Manual material handling (MMH) work contributes to a large percentage of the over half a million cases of musculoskeletal disorders reported annually in the United States. Musculoskeletal disorders often involve strains and sprains to the lower back, shoulders, and upper limbs. They can result in protracted pain, disability, medical treatment, and financial stress for those afflicted with them, and employers often find themselves paying the bill, either directly or through workers’ compensation insurance, at the same time they must cope with the loss of the full capacity of their workers.
- To increase and maintain the interest of employees in health and safety issues.
- To convince managers, supervisors and employees through awareness and training activities that they are primarily responsible for the prevention of workplace accidents.
- To help make health and safety activities an integral part of the organizations operating procedures, culture and programs.
- To provide an opportunity for the free discussion of health and safety problems and possible solutions.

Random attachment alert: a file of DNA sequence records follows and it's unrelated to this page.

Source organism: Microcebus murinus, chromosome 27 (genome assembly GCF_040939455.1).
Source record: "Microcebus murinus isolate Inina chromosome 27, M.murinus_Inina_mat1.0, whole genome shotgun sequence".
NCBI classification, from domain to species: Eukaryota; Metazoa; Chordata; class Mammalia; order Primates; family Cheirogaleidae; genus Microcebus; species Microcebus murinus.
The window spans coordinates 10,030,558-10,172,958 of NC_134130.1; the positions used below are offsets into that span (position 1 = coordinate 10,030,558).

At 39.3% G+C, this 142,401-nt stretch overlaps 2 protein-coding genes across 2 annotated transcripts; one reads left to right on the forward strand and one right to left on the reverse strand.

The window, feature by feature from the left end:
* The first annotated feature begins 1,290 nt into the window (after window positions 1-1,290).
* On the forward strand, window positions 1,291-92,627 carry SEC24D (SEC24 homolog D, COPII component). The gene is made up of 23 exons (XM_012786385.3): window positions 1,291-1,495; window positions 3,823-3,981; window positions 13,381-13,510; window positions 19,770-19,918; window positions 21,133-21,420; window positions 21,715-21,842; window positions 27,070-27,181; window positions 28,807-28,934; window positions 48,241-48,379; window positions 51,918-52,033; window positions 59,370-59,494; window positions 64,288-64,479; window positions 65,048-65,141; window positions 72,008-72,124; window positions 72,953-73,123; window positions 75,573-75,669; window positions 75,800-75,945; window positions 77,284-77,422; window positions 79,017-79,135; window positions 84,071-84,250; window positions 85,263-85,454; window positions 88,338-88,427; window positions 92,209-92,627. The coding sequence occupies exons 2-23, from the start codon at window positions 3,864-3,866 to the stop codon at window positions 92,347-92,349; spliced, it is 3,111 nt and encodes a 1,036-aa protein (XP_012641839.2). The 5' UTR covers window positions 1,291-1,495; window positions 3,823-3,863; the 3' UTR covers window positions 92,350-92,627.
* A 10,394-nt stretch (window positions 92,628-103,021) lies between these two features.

- To inform and educate employees and supervisors about health and safety issues, new standards, research findings, etc.
- To help reduce the risk of workplace injuries and illnesses.
- To help insure compliance with federal and state health and safety standards.
Working with ignition sources near flammable materials is referred to as “hot work.” Welding and cutting are examples of hot work. Fires are often the result of the “quick five minute” job in areas not intended for welding or cutting. Getting a hot work permit before performing hot work is just one of steps involved in a hot work management program that helps to reduce the risk of starting a fire by welding or cutting in areas where there are flammable or combustible materials.
Your employees may be at risk of health hazards if their jobs include exposure to chemicals. Substances that can harm your workers include fumes, gases, liquids, solids, dust, vapors and corrosives. Whether your employees are at risk of ingesting the substance, inhaling it or absorbing it through the skin, you have a responsibility to ensure the risks are minimized. These types of hazards can be in any type of business you run, from manufacturing to retail.
Fire is a risk for your business, no matter what type of company you are running. The Seattle Fire Department Fire Prevention Division estimates 70,000 to 80,000 fires occur in businesses in the U.S. each year. Knowing where your fire extinguishers are, holding fire drills and informing employees of your emergency escape routes can ensure safety.